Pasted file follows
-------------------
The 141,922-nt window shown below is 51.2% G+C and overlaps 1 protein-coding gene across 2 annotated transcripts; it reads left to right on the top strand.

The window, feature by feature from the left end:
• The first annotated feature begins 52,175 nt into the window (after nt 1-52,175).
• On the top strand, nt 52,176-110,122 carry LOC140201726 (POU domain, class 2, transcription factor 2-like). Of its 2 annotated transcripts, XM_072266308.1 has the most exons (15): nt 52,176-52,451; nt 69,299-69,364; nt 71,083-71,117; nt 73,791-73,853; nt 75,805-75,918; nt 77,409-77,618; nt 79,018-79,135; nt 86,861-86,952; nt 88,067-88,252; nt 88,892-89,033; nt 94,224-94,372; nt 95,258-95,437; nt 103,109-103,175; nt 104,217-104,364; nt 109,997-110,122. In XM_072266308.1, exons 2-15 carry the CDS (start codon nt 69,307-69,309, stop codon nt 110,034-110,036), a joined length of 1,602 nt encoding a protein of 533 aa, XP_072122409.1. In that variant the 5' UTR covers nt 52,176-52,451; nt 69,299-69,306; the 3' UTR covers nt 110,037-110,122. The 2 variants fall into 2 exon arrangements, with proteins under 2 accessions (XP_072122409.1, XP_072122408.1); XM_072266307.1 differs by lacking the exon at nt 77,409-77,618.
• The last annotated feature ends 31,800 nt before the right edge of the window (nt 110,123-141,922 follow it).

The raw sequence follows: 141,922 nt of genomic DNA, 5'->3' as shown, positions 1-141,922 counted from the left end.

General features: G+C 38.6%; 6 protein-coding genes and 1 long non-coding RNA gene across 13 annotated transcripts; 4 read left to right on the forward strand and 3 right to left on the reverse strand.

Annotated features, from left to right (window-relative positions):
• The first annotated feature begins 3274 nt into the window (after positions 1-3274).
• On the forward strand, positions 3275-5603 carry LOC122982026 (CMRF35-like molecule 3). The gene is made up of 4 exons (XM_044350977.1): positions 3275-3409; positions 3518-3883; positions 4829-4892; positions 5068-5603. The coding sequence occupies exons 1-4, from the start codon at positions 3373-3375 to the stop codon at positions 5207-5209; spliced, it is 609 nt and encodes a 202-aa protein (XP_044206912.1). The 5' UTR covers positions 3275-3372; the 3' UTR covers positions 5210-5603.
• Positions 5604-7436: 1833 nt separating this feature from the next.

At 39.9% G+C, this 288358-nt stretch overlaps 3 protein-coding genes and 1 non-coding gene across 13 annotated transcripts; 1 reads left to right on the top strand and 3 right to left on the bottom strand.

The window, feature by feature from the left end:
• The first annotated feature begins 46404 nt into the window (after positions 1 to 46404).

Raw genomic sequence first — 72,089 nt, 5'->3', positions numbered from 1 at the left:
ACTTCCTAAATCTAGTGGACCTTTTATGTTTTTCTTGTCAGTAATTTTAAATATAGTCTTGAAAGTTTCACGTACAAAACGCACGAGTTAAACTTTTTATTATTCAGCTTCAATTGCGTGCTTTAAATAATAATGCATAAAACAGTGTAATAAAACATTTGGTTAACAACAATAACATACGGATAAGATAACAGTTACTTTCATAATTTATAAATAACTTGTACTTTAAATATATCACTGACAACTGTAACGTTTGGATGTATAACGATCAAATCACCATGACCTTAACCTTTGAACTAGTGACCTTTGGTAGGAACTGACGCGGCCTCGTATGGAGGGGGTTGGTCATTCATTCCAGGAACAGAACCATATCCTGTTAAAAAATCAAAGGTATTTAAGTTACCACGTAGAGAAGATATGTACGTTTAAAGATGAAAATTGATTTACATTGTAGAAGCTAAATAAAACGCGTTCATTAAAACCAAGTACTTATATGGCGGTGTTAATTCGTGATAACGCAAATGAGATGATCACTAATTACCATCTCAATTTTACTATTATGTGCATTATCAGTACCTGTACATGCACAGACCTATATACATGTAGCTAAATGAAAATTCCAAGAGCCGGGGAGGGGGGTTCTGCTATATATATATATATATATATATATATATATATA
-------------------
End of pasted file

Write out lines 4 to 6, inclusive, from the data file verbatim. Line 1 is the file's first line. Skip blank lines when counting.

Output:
• On the top strand, nt 52,176-110,122 carry LOC140201726 (POU domain, class 2, transcription factor 2-like). Of its 2 annotated transcripts, XM_072266308.1 has the most exons (15): nt 52,176-52,451; nt 69,299-69,364; nt 71,083-71,117; nt 73,791-73,853; nt 75,805-75,918; nt 77,409-77,618; nt 79,018-79,135; nt 86,861-86,952; nt 88,067-88,252; nt 88,892-89,033; nt 94,224-94,372; nt 95,258-95,437; nt 103,109-103,175; nt 104,217-104,364; nt 109,997-110,122. In XM_072266308.1, exons 2-15 carry the CDS (start codon nt 69,307-69,309, stop codon nt 110,034-110,036), a joined length of 1,602 nt encoding a protein of 533 aa, XP_072122409.1. In that variant the 5' UTR covers nt 52,176-52,451; nt 69,299-69,306; the 3' UTR covers nt 110,037-110,122. The 2 variants fall into 2 exon arrangements, with proteins under 2 accessions (XP_072122409.1, XP_072122408.1); XM_072266307.1 differs by lacking the exon at nt 77,409-77,618.
• The last annotated feature ends 31,800 nt before the right edge of the window (nt 110,123-141,922 follow it).

The raw sequence follows: 141,922 nt of genomic DNA, 5'->3' as shown, positions 1-141,922 counted from the left end.